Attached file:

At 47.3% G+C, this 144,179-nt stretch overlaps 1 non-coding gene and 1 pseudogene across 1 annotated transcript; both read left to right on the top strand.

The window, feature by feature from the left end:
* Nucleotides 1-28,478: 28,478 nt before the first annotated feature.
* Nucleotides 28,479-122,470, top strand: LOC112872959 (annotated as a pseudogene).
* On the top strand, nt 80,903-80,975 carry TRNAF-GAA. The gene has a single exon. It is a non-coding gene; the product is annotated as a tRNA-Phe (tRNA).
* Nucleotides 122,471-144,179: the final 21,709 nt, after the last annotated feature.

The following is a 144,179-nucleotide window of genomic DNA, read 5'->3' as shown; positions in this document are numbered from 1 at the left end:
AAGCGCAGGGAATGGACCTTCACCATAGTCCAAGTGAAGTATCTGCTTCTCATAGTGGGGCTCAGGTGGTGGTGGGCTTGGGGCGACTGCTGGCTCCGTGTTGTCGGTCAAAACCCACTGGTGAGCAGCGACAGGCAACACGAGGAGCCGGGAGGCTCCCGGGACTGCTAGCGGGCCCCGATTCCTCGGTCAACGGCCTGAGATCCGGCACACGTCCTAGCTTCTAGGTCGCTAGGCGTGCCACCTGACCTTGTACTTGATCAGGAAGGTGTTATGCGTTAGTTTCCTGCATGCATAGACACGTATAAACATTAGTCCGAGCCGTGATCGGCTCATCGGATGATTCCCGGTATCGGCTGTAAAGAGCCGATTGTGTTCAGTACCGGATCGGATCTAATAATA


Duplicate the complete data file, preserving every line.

At 47.3% G+C, this 144,179-nt stretch overlaps 1 non-coding gene and 1 pseudogene across 1 annotated transcript; both read left to right on the top strand.

The window, feature by feature from the left end:
* Nucleotides 1-28,478: 28,478 nt before the first annotated feature.
* Nucleotides 28,479-122,470, top strand: LOC112872959 (annotated as a pseudogene).
* On the top strand, nt 80,903-80,975 carry TRNAF-GAA. The gene has a single exon. It is a non-coding gene; the product is annotated as a tRNA-Phe (tRNA).
* Nucleotides 122,471-144,179: the final 21,709 nt, after the last annotated feature.

The following is a 144,179-nucleotide window of genomic DNA, read 5'->3' as shown; positions in this document are numbered from 1 at the left end:
AAGCGCAGGGAATGGACCTTCACCATAGTCCAAGTGAAGTATCTGCTTCTCATAGTGGGGCTCAGGTGGTGGTGGGCTTGGGGCGACTGCTGGCTCCGTGTTGTCGGTCAAAACCCACTGGTGAGCAGCGACAGGCAACACGAGGAGCCGGGAGGCTCCCGGGACTGCTAGCGGGCCCCGATTCCTCGGTCAACGGCCTGAGATCCGGCACACGTCCTAGCTTCTAGGTCGCTAGGCGTGCCACCTGACCTTGTACTTGATCAGGAAGGTGTTATGCGTTAGTTTCCTGCATGCATAGACACGTATAAACATTAGTCCGAGCCGTGATCGGCTCATCGGATGATTCCCGGTATCGGCTGTAAAGAGCCGATTGTGTTCAGTACCGGATCGGATCTAATAATA